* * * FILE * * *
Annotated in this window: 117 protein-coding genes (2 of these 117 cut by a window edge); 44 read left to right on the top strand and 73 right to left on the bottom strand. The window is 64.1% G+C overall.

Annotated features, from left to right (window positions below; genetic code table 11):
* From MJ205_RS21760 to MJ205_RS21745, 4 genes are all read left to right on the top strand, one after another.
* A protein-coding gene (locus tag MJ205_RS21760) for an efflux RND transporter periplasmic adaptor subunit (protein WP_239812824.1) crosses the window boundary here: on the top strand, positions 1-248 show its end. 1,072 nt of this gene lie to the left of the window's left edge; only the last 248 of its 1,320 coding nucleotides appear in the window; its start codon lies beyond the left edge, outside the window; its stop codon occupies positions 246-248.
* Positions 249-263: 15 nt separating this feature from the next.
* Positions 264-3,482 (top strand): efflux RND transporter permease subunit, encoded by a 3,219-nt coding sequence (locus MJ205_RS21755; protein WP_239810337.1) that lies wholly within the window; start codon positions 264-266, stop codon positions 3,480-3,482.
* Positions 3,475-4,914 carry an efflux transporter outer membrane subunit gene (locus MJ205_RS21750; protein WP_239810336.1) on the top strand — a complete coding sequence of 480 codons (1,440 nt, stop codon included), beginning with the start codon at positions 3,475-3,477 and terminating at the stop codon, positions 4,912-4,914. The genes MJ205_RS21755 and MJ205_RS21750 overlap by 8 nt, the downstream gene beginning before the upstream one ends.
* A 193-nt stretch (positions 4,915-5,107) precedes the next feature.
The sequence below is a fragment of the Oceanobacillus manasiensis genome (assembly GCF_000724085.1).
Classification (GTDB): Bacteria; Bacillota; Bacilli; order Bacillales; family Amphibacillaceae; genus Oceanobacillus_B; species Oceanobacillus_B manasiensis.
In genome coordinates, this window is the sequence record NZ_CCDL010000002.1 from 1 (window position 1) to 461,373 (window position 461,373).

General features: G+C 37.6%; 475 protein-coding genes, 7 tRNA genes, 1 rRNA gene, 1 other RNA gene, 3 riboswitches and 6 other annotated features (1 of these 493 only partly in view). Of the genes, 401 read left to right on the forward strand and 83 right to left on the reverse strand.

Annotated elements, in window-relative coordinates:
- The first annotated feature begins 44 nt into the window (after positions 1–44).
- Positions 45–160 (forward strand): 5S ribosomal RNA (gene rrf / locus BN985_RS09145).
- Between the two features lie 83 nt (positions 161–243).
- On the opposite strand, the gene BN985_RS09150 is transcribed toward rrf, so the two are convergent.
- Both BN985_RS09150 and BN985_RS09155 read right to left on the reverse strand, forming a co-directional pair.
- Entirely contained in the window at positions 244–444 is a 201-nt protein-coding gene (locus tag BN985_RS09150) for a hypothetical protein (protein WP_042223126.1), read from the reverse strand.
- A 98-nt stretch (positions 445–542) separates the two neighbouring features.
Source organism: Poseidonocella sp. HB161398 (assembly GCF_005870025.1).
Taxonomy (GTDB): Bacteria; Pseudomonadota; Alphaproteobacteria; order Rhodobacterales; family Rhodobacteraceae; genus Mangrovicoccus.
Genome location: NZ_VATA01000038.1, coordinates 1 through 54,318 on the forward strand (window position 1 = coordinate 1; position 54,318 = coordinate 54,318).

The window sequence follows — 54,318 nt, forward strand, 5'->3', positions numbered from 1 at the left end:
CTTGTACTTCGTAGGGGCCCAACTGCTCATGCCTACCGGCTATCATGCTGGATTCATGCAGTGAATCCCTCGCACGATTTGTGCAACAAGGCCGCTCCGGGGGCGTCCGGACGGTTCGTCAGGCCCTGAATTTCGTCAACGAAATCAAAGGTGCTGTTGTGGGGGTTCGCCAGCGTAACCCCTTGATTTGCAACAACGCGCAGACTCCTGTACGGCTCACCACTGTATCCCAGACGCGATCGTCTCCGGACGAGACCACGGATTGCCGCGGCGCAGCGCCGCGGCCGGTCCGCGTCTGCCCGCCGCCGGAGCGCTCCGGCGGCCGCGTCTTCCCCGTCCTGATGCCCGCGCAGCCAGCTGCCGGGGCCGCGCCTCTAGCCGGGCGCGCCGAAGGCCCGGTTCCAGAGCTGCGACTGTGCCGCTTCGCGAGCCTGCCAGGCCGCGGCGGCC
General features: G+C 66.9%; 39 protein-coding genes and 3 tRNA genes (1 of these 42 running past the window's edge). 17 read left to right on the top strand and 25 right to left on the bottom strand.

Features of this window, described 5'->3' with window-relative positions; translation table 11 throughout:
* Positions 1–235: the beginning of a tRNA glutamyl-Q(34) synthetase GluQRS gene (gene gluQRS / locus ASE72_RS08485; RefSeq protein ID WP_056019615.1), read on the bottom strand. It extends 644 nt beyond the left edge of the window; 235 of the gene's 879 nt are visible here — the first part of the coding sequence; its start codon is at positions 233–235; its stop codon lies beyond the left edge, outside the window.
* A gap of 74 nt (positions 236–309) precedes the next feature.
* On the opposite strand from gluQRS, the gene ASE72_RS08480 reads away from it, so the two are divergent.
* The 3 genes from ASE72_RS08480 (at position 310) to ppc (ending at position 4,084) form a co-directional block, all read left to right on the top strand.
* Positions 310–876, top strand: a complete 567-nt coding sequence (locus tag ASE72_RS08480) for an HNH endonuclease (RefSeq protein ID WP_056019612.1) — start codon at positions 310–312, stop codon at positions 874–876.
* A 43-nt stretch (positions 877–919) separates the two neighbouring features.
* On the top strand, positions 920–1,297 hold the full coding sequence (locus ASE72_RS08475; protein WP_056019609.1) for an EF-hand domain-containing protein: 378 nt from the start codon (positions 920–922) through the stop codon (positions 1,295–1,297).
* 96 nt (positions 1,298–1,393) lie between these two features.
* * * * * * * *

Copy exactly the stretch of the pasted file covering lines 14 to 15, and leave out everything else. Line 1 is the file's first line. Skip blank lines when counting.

- The first annotated feature begins 44 nt into the window (after positions 1–44).
- Positions 45–160 (forward strand): 5S ribosomal RNA (gene rrf / locus BN985_RS09145).